If our powers combined can't solve the problem, there's always one last recourse; "Flatten the server and reload it."
Sometimes this conclusion is reached faster than you would think, but never more so then when dealing with Microsoft products.

With the millions (billions?) of webpages scoured by Google, it would make sense that when someone encounters a problem they've never seen before, that they hit the resource most likely to tell them if it's common. Here at LQ, we do expect that a minute amount of troubleshoot has occured before an OP starts a thread (Any threads titled "Please Help Me" are the exception). We're here to help because we *like* helping others, however we're not your paid customer support.

Google first, then give us some details to go on and ask for help (words like "ASAP" or "IMMEDIATELY", or anything in all capital letters, do not belong in a thread-starting post).
Posted in Uncategorized
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  1. Old Comment
    A comment to your root-section: In my personal opinion I would strongly recommend to advise newcomers to use a root-shell, and not sudo. I know that this is a controversial topic, but I try to explain why I would do this:
    I have seen many newbies, especially Ubuntu users (no offense meant) that are totally unaware of the system of user privileges, especially the concept of a root account. This is caused by the use of sudo. I have seen many people that put a sudo in front of almost any command, just because they have learned that some commands work only with sudo, but they know not that this is caused by user privileges. For example, have a look at this HowTo and the use of sudo in it. It shows that the author is totally unaware when he needs root privileges, and when not (and also that sudo does not work with commands that are built in the shell).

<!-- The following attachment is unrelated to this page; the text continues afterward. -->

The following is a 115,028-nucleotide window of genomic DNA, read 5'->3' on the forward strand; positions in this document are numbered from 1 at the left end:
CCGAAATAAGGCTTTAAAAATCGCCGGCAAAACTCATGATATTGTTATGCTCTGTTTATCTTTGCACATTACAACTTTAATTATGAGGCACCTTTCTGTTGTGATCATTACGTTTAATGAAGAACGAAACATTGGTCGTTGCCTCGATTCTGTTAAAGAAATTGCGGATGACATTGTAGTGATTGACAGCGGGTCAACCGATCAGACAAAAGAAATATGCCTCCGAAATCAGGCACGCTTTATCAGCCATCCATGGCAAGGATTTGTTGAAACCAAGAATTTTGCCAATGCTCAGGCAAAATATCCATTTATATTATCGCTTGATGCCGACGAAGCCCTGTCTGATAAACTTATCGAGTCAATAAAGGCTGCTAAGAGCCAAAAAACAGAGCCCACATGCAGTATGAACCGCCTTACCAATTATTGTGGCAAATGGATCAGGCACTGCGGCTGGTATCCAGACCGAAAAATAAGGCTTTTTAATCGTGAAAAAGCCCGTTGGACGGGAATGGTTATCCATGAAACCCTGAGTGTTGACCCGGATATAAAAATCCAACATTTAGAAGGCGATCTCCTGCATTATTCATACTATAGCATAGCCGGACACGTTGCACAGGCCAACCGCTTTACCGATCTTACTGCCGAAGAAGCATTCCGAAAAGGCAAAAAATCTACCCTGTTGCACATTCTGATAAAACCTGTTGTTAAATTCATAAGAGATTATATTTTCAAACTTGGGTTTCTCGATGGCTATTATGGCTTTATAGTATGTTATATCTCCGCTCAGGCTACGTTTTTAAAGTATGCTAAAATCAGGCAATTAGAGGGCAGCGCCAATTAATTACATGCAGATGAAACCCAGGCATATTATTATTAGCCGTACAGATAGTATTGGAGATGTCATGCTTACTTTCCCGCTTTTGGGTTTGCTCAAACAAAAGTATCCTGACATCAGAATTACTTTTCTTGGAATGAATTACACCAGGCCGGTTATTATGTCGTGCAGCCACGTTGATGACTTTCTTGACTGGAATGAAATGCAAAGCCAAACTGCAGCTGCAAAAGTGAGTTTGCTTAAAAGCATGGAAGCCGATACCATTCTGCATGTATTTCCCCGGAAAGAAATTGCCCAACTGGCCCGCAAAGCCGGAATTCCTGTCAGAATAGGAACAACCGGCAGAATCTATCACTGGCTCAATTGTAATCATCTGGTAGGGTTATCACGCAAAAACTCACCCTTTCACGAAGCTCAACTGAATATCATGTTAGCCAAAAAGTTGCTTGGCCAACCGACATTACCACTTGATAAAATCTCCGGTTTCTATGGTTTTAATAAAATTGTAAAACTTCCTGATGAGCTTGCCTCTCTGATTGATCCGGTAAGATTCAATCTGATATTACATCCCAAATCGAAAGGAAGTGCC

Of course, they may also be users that do everything in a root shell, but I think that these users are aware of the concept of user privileges. They simply don't care.

    By the way, sudo has also no safety-mechanisms when configured like in Ubuntu or Mint, you can damage your system in the same way with sudo as you can with a root shell.

    Just my 2 cents.
    Posted 02-06-2011 at 03:52 AM by TobiSGD TobiSGD is offline
  2. Old Comment
    who needs sudo when you have 'su -c' anyway? But I suppose 'su -c' would get people into just as much trouble.
    Posted 02-07-2011 at 09:09 AM by lumak lumak is offline
  3. Old Comment
    Originally Posted by lumak View Comment
    who needs sudo when you have 'su -c' anyway? But I suppose 'su -c' would get people into just as much trouble.
    I like sudo. Always have always will. Just a preference really -- no actual benefit from what I can see.
    Posted 02-07-2011 at 10:38 AM by lupusarcanus lupusarcanus is offline
  4. Old Comment
    Originally Posted by lumak View Comment
    who needs sudo when you have 'su -c' anyway?
    su doesn't work on Ubuntu by default, sudo does.
    Posted 02-08-2011 at 10:46 PM by TheIndependentAquarius TheIndependentAquarius is offline
  5. Old Comment
    Meh.. 'sudo su' seems to get the job done in ubuntu..

    Honestly, I probably would use sudo if I had the time to fully understand and configure it other than allowing a super user to do everything. But wanting to configure things properly includes a lot of things. Like limiting the mounting of external media in KDE, or even taking the time to configure /etc/login.defs.
    Posted 02-09-2011 at 12:12 PM by lumak lumak is offline
  6. Old Comment
    All good points regarding sudo, however keep in mind that most brand-spanking-new users do the following;

    1) Try a command with their regular user account.
    2) Login as root and try it again (then they don't logout as root)
    3) Use "sudo command"

    The idea behind the post about sudo was to get people to start trying to use their regular user account first, then use root-level access when needed.
    Posted 02-09-2011 at 01:38 PM by xeleema xeleema is offline